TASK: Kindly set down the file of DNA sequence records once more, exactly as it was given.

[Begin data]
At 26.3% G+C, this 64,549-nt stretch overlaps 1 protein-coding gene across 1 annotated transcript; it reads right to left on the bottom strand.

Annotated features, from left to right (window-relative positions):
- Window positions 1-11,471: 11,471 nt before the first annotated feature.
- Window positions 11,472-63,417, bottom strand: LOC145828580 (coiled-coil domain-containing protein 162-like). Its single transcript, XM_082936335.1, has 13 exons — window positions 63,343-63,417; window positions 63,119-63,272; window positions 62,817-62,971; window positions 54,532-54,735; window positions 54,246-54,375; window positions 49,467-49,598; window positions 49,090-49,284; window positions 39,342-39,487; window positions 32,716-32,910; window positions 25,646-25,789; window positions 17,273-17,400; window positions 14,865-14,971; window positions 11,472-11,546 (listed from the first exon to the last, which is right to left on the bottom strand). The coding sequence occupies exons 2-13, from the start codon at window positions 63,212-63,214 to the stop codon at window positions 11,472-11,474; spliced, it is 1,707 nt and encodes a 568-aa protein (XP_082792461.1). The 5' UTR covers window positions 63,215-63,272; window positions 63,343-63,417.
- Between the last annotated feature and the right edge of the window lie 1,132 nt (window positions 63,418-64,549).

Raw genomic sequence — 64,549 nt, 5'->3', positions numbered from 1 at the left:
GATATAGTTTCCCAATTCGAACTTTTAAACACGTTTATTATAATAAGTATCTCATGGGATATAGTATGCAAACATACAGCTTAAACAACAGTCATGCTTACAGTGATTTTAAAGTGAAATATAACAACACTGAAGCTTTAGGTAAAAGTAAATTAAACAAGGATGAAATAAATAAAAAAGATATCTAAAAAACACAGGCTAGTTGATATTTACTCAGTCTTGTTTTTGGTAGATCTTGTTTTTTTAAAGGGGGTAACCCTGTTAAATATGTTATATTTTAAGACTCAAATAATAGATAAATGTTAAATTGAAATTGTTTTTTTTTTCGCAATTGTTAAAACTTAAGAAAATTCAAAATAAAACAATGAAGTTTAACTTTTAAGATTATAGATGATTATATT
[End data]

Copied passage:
At 26.3% G+C, this 64,549-nt stretch overlaps 1 protein-coding gene across 1 annotated transcript; it reads right to left on the bottom strand.

Annotated features, from left to right (window-relative positions):
- Window positions 1-11,471: 11,471 nt before the first annotated feature.
- Window positions 11,472-63,417, bottom strand: LOC145828580 (coiled-coil domain-containing protein 162-like). Its single transcript, XM_082936335.1, has 13 exons — window positions 63,343-63,417; window positions 63,119-63,272; window positions 62,817-62,971; window positions 54,532-54,735; window positions 54,246-54,375; window positions 49,467-49,598; window positions 49,090-49,284; window positions 39,342-39,487; window positions 32,716-32,910; window positions 25,646-25,789; window positions 17,273-17,400; window positions 14,865-14,971; window positions 11,472-11,546 (listed from the first exon to the last, which is right to left on the bottom strand). The coding sequence occupies exons 2-13, from the start codon at window positions 63,212-63,214 to the stop codon at window positions 11,472-11,474; spliced, it is 1,707 nt and encodes a 568-aa protein (XP_082792461.1). The 5' UTR covers window positions 63,215-63,272; window positions 63,343-63,417.
- Between the last annotated feature and the right edge of the window lie 1,132 nt (window positions 63,418-64,549).

Raw genomic sequence — 64,549 nt, 5'->3', positions numbered from 1 at the left:
GATATAGTTTCCCAATTCGAACTTTTAAACACGTTTATTATAATAAGTATCTCATGGGATATAGTATGCAAACATACAGCTTAAACAACAGTCATGCTTACAGTGATTTTAAAGTGAAATATAACAACACTGAAGCTTTAGGTAAAAGTAAATTAAACAAGGATGAAATAAATAAAAAAGATATCTAAAAAACACAGGCTAGTTGATATTTACTCAGTCTTGTTTTTGGTAGATCTTGTTTTTTTAAAGGGGGTAACCCTGTTAAATATGTTATATTTTAAGACTCAAATAATAGATAAATGTTAAATTGAAATTGTTTTTTTTTTCGCAATTGTTAAAACTTAAGAAAATTCAAAATAAAACAATGAAGTTTAACTTTTAAGATTATAGATGATTATATT